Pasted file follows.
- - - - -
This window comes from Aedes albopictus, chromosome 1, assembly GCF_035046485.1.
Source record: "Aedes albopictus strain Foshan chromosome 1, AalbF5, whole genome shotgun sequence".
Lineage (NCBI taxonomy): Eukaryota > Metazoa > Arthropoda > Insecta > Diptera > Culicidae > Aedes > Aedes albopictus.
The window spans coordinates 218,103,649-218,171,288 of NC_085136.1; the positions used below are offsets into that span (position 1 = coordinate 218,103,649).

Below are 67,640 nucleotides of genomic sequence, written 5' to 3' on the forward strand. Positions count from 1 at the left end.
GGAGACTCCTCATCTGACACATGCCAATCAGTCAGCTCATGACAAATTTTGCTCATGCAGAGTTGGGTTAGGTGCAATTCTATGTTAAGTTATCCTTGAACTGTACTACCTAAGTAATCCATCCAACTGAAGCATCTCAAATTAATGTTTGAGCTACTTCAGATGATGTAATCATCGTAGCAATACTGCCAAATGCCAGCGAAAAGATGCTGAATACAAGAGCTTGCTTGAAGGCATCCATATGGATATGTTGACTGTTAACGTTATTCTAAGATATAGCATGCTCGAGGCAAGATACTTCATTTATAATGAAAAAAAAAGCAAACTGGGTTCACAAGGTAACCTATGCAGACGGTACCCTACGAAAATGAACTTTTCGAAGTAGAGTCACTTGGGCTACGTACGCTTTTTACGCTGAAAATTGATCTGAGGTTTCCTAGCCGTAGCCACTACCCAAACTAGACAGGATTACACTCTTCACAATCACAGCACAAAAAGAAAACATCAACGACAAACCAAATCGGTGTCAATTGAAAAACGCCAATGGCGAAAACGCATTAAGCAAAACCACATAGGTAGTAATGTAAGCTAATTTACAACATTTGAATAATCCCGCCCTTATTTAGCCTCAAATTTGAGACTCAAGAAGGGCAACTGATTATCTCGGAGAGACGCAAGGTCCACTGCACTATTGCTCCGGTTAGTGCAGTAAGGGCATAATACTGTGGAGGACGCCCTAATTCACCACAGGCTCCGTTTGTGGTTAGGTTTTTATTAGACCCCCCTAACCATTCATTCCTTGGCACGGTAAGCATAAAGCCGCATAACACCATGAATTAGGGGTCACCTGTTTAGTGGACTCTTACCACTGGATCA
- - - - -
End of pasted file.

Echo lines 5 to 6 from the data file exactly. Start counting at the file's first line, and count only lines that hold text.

Below are 67,640 nucleotides of genomic sequence, written 5' to 3' on the forward strand. Positions count from 1 at the left end.
GGAGACTCCTCATCTGACACATGCCAATCAGTCAGCTCATGACAAATTTTGCTCATGCAGAGTTGGGTTAGGTGCAATTCTATGTTAAGTTATCCTTGAACTGTACTACCTAAGTAATCCATCCAACTGAAGCATCTCAAATTAATGTTTGAGCTACTTCAGATGATGTAATCATCGTAGCAATACTGCCAAATGCCAGCGAAAAGATGCTGAATACAAGAGCTTGCTTGAAGGCATCCATATGGATATGTTGACTGTTAACGTTATTCTAAGATATAGCATGCTCGAGGCAAGATACTTCATTTATAATGAAAAAAAAAGCAAACTGGGTTCACAAGGTAACCTATGCAGACGGTACCCTACGAAAATGAACTTTTCGAAGTAGAGTCACTTGGGCTACGTACGCTTTTTACGCTGAAAATTGATCTGAGGTTTCCTAGCCGTAGCCACTACCCAAACTAGACAGGATTACACTCTTCACAATCACAGCACAAAAAGAAAACATCAACGACAAACCAAATCGGTGTCAATTGAAAAACGCCAATGGCGAAAACGCATTAAGCAAAACCACATAGGTAGTAATGTAAGCTAATTTACAACATTTGAATAATCCCGCCCTTATTTAGCCTCAAATTTGAGACTCAAGAAGGGCAACTGATTATCTCGGAGAGACGCAAGGTCCACTGCACTATTGCTCCGGTTAGTGCAGTAAGGGCATAATACTGTGGAGGACGCCCTAATTCACCACAGGCTCCGTTTGTGGTTAGGTTTTTATTAGACCCCCCTAACCATTCATTCCTTGGCACGGTAAGCATAAAGCCGCATAACACCATGAATTAGGGGTCACCTGTTTAGTGGACTCTTACCACTGGATCA